William Howard Livens, who lived between (1889 – 1964) was an engineer, a soldier in the British Army and an inventor particularly known for the design of chemical warfare and flame warfare weapons. Resourceful and clever, Livens’ successful creations were characterised by being very practical and easy to produce in large numbers. In an obituary, Sir Harold Hartley said "Livens combined great energy and enterprise with a flair for seeing simple solutions and inventive genius."
Livens' parents were Frederick Howard Livens (1854–1948) and Priscilla Abbott. They got married on 9 October 1886 at the Upton Congregational Church. Frederick Howard Livens was Chief Engineer and later Chairman of Ruston and Hornsby in Lincoln.Frederick and Priscilla had three children, William Howard and two younger daughters.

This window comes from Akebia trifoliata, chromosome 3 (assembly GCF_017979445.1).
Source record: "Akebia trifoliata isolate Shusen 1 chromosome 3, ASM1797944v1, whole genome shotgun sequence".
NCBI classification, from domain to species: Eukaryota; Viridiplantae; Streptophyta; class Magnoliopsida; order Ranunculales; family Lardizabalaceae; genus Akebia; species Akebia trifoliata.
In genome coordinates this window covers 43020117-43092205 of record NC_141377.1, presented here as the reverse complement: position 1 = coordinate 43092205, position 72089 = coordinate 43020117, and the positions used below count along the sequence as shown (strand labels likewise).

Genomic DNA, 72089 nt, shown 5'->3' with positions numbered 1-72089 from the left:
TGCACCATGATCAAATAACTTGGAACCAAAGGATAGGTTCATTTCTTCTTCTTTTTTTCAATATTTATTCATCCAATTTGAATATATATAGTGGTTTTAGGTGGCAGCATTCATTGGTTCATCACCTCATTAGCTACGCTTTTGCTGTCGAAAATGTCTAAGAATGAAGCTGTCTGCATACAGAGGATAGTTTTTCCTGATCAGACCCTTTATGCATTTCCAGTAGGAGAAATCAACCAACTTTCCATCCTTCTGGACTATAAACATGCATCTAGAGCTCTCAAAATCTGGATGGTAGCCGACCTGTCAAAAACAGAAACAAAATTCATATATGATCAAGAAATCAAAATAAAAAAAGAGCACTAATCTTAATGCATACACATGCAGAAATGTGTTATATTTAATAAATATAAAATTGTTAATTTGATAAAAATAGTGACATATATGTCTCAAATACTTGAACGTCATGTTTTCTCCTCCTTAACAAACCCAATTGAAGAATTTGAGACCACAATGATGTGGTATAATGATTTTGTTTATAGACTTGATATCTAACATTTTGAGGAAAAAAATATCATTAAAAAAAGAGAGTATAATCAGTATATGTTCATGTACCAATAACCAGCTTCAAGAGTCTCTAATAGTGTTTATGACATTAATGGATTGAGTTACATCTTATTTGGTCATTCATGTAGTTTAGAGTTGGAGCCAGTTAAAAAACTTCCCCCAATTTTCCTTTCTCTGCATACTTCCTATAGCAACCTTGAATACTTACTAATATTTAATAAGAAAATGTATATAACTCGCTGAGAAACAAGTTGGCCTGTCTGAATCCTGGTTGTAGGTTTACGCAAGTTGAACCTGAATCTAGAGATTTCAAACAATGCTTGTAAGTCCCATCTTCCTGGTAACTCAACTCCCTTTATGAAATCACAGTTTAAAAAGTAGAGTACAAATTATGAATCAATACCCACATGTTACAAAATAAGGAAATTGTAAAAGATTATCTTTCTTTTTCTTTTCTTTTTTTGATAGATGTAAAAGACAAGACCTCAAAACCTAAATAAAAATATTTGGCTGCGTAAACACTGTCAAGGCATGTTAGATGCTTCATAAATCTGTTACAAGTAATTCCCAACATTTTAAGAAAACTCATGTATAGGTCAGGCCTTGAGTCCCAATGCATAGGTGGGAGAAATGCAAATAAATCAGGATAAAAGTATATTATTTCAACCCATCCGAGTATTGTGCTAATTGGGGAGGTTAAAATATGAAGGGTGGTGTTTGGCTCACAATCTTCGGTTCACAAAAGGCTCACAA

In 1903, Livens was sent to Oundle School, a famous public school located in the ancient market town of Oundle in Northamptonshire, England. While there, he enrolled in the Officer Training Corps (OTC) wherein he served with the rank of sergeant.
On leaving school in 1908, Livens went to Christ's College at the University of Cambridge from 1908 to October 1911. There he enrolled in the college OTC and served with the rank of private.He was captain of the Cambridge rifle team,he was a crack shot and made a record score in a competition with a team from Oxford University; he was also an excellent shot with a pistol.
Livens trained as civil engineer, and was for a while an assistant editor for Country Life magazine.But, when the First World War started, he joined the British Army.